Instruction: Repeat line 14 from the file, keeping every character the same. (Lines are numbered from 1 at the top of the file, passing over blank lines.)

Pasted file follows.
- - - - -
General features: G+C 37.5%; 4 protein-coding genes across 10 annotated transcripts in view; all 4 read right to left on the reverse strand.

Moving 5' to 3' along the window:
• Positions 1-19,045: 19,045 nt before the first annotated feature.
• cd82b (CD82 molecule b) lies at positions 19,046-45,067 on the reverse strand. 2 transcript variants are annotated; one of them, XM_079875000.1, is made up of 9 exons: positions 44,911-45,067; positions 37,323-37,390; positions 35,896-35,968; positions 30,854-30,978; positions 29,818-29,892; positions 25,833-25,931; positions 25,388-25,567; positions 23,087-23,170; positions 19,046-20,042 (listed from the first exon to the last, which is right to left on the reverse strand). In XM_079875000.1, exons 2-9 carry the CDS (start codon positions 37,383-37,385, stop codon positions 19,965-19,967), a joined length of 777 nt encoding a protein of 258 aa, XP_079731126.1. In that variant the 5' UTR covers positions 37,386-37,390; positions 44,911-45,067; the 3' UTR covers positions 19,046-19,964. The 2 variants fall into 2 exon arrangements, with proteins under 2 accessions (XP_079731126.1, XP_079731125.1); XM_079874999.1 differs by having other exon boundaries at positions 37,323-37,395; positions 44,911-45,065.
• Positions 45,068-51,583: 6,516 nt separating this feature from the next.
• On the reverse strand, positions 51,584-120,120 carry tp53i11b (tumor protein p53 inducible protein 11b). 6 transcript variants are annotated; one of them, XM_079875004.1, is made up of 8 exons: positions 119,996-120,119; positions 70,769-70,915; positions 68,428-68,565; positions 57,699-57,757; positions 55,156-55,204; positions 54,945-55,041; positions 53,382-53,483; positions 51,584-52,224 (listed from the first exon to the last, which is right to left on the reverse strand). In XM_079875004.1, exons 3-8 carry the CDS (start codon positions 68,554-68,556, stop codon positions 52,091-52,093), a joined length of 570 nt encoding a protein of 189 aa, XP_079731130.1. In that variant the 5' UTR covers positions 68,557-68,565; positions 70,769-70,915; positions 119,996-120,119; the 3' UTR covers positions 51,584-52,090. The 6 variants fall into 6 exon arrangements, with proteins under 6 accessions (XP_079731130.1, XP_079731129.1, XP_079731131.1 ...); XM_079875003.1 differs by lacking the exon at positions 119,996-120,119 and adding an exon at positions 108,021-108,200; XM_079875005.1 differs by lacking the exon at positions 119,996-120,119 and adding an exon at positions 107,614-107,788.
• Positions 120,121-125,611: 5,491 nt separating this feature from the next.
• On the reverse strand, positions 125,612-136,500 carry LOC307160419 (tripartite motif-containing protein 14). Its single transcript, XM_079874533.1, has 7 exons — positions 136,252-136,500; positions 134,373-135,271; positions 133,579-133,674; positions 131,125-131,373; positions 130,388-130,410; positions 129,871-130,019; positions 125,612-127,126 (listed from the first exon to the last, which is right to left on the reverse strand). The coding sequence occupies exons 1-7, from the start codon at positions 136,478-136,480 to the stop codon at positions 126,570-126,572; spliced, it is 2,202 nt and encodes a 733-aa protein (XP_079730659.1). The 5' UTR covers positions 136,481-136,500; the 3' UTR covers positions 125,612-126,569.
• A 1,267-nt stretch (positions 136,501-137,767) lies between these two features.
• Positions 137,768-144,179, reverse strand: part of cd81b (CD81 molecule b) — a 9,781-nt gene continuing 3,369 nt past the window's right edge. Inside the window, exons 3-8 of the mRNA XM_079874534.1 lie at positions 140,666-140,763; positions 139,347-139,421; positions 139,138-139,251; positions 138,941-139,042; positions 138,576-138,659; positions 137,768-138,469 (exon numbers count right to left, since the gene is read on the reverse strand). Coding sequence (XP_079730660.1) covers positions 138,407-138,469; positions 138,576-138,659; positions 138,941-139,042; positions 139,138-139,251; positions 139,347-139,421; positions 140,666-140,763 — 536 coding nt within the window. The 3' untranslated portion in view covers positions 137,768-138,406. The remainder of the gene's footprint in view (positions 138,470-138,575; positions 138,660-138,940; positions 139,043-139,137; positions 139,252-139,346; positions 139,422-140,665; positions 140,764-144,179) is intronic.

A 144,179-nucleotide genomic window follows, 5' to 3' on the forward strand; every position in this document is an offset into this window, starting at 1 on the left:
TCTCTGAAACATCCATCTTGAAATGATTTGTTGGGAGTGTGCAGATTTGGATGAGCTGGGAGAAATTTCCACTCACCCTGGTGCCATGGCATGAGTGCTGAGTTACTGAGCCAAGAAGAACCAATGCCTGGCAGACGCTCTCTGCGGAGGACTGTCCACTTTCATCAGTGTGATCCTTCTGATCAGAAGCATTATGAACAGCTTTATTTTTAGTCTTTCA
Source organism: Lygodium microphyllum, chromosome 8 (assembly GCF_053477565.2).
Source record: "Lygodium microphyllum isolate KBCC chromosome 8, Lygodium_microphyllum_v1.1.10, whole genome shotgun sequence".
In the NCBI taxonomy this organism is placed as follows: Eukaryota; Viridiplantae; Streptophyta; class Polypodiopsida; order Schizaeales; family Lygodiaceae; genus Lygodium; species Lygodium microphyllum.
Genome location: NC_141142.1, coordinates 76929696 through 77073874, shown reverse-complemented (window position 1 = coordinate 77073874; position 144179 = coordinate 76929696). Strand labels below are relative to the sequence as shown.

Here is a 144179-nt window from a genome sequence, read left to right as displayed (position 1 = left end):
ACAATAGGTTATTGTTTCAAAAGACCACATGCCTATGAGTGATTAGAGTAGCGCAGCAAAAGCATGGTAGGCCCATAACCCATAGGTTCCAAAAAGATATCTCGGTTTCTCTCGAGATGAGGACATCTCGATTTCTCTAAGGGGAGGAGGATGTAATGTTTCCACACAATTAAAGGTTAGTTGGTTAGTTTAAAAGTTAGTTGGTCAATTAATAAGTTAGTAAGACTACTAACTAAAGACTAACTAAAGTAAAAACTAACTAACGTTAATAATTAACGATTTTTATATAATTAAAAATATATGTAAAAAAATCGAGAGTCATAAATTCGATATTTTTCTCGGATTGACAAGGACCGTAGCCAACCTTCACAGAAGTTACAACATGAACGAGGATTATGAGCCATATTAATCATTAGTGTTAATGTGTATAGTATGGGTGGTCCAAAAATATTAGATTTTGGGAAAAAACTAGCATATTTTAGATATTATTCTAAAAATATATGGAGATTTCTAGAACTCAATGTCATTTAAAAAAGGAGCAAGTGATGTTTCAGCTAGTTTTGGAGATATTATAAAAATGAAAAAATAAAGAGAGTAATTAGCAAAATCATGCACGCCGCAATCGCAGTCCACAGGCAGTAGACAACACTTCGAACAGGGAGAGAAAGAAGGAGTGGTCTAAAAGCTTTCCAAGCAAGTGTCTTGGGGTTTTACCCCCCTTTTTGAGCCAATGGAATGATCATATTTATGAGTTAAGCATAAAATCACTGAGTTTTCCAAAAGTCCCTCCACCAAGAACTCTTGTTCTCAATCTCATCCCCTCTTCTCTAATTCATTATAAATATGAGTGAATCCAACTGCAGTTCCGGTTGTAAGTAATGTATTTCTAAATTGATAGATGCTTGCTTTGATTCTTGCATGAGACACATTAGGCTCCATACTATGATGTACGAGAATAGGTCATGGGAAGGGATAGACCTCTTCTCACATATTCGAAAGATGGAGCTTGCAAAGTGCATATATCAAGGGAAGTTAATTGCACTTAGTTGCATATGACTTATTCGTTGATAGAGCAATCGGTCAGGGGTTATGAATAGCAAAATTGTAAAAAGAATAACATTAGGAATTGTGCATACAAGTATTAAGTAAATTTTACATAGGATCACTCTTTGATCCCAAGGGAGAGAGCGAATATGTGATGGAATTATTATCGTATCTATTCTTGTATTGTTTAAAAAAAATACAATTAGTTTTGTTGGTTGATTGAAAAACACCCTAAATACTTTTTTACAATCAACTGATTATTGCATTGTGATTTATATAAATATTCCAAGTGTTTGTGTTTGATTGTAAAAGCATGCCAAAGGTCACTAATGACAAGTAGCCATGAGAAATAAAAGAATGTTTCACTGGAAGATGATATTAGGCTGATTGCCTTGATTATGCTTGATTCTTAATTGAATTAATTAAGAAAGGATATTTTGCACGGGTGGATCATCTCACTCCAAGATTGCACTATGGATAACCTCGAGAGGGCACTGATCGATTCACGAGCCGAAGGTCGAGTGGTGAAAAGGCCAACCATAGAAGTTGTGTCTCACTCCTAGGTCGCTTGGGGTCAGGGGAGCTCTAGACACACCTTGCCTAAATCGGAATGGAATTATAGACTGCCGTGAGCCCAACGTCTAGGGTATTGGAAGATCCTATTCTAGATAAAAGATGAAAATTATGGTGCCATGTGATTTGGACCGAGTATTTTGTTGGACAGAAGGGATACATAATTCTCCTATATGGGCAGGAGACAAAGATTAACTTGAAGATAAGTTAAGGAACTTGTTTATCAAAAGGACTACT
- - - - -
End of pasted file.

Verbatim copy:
Source record: "Lygodium microphyllum isolate KBCC chromosome 8, Lygodium_microphyllum_v1.1.10, whole genome shotgun sequence".